The Muslim students claimed that showing the image was clearly Islamophobic (I’m sure that would have been news to the Muslim artist who painted it). Hamline’s president, Faneese S. Miller, agreed, claiming that respect for Muslim students “should have superseded academic freedom.” Far too many university leaders seem to be of the same mind. The word “pandering” seems to fit.
The men who founded our republic – some of them religious themselves – understood that religion needed to be separated as much as possible from government and education. We have struggled with this from the beginning. We need to keep struggling. We need only look at countries like Iran and its enemy Israel to see how religion can distort rational public life. If we permit Muslim (or any religious) students to limit what can be taught, where does it end?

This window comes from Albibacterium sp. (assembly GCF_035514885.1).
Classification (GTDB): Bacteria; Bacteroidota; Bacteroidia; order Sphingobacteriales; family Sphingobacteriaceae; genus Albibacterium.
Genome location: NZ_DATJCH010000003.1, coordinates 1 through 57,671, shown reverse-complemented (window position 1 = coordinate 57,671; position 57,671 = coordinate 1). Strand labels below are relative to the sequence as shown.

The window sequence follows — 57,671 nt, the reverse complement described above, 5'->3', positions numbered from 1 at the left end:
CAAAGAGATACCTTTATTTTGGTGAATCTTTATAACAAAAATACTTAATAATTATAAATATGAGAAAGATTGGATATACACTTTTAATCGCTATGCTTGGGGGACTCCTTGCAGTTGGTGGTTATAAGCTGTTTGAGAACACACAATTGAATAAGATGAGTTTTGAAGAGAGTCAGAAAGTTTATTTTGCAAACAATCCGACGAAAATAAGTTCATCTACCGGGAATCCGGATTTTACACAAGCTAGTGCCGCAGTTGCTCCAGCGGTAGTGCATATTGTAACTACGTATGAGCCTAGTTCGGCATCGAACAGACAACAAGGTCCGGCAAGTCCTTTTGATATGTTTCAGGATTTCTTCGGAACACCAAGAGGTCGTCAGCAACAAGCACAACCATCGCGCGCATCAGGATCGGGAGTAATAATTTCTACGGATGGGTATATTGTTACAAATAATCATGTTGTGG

Copyright 2023, Patrick F. Cannon
6 thoughts on “Everyone OK With Puppies?”
Lunacy. Might as well object to a depiction of a supernatural being — that Gabriel creature. Not worthy of an academic institution. Hope the fired adjunct lands on her feet.
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So do I. As I recall, like so many adjuncts, she also had some other gigs.
Hard to believe American education has reduced itself to the proposition, “If you offend Mohammad [or any other group, symbol or person perceived to be victimized, including me], I’ll shoot your cuddly puppies.”
Such insanity is not limited, as we know, to education, though it seems that may be where it prospers, starting when college administrators began caving to outrageous and irrational student group demands back in the 1960s. Since those halcyon days colleges have become almost universally dependent on funding from the federal government, with its prohibitions of discrimination against selected groups. I doubt Dr Fayneese Miller is herself a Muslim, or cares much about it, but how would it look if she, the first African-American woman to be Hamline’s president, defended her faculty and as a consequence was called out for racism and religious discrimination? (I’ll exclude the possibility Dr Miller used the occasion to get rid of a faculty member she personally disliked.)